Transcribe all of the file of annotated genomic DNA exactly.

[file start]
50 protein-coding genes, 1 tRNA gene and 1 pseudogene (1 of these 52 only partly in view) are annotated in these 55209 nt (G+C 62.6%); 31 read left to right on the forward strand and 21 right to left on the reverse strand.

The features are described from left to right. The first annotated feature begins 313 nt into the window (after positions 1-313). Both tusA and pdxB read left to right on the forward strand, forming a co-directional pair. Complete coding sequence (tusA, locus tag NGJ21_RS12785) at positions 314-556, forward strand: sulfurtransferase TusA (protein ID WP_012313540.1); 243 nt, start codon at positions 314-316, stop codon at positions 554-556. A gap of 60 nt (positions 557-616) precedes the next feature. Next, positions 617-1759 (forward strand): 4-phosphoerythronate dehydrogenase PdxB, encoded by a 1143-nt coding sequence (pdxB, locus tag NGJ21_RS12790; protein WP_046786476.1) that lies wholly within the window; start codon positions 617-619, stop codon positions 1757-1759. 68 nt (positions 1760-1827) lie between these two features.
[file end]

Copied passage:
50 protein-coding genes, 1 tRNA gene and 1 pseudogene (1 of these 52 only partly in view) are annotated in these 55209 nt (G+C 62.6%); 31 read left to right on the forward strand and 21 right to left on the reverse strand.

The features are described from left to right. The first annotated feature begins 313 nt into the window (after positions 1-313). Both tusA and pdxB read left to right on the forward strand, forming a co-directional pair. Complete coding sequence (tusA, locus tag NGJ21_RS12785) at positions 314-556, forward strand: sulfurtransferase TusA (protein ID WP_012313540.1); 243 nt, start codon at positions 314-316, stop codon at positions 554-556. A gap of 60 nt (positions 557-616) precedes the next feature. Next, positions 617-1759 (forward strand): 4-phosphoerythronate dehydrogenase PdxB, encoded by a 1143-nt coding sequence (pdxB, locus tag NGJ21_RS12790; protein WP_046786476.1) that lies wholly within the window; start codon positions 617-619, stop codon positions 1757-1759. 68 nt (positions 1760-1827) lie between these two features.